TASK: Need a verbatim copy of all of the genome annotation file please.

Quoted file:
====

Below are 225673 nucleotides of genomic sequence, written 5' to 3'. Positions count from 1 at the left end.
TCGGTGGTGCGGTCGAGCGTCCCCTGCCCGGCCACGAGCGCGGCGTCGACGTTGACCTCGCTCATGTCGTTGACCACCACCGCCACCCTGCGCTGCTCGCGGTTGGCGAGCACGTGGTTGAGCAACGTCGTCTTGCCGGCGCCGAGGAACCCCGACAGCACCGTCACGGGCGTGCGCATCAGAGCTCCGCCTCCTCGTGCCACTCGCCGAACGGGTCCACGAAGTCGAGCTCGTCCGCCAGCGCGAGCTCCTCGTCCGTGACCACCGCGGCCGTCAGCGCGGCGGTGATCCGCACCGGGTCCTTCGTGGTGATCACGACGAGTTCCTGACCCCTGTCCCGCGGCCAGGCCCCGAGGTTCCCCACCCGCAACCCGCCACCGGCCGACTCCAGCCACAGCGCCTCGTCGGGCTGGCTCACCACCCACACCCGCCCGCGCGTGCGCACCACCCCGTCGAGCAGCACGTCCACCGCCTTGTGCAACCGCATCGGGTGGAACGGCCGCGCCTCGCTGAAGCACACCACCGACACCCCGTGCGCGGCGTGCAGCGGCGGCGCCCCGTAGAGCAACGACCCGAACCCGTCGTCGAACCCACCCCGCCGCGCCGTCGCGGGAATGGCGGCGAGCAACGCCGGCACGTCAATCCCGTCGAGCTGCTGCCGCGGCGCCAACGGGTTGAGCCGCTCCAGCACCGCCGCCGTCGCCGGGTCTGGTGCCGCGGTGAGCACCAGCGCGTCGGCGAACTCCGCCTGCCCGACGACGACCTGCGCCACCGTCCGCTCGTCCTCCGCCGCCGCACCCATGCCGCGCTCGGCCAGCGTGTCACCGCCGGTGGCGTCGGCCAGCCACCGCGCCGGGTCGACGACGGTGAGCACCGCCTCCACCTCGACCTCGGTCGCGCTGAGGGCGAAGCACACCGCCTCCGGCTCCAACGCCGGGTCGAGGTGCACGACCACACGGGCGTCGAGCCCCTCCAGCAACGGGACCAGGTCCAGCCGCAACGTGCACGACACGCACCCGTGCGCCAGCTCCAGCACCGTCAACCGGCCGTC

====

Below are 225673 nucleotides of genomic sequence, written 5' to 3'. Positions count from 1 at the left end.
TCGGTGGTGCGGTCGAGCGTCCCCTGCCCGGCCACGAGCGCGGCGTCGACGTTGACCTCGCTCATGTCGTTGACCACCACCGCCACCCTGCGCTGCTCGCGGTTGGCGAGCACGTGGTTGAGCAACGTCGTCTTGCCGGCGCCGAGGAACCCCGACAGCACCGTCACGGGCGTGCGCATCAGAGCTCCGCCTCCTCGTGCCACTCGCCGAACGGGTCCACGAAGTCGAGCTCGTCCGCCAGCGCGAGCTCCTCGTCCGTGACCACCGCGGCCGTCAGCGCGGCGGTGATCCGCACCGGGTCCTTCGTGGTGATCACGACGAGTTCCTGACCCCTGTCCCGCGGCCAGGCCCCGAGGTTCCCCACCCGCAACCCGCCACCGGCCGACTCCAGCCACAGCGCCTCGTCGGGCTGGCTCACCACCCACACCCGCCCGCGCGTGCGCACCACCCCGTCGAGCAGCACGTCCACCGCCTTGTGCAACCGCATCGGGTGGAACGGCCGCGCCTCGCTGAAGCACACCACCGACACCCCGTGCGCGGCGTGCAGCGGCGGCGCCCCGTAGAGCAACGACCCGAACCCGTCGTCGAACCCACCCCGCCGCGCCGTCGCGGGAATGGCGGCGAGCAACGCCGGCACGTCAATCCCGTCGAGCTGCTGCCGCGGCGCCAACGGGTTGAGCCGCTCCAGCACCGCCGCCGTCGCCGGGTCTGGTGCCGCGGTGAGCACCAGCGCGTCGGCGAACTCCGCCTGCCCGACGACGACCTGCGCCACCGTCCGCTCGTCCTCCGCCGCCGCACCCATGCCGCGCTCGGCCAGCGTGTCACCGCCGGTGGCGTCGGCCAGCCACCGCGCCGGGTCGACGACGGTGAGCACCGCCTCCACCTCGACCTCGGTCGCGCTGAGGGCGAAGCACACCGCCTCCGGCTCCAACGCCGGGTCGAGGTGCACGACCACACGGGCGTCGAGCCCCTCCAGCAACGGGACCAGGTCCAGCCGCAACGTGCACGACACGCACCCGTGCGCCAGCTCCAGCACCGTCAACCGGCCGTC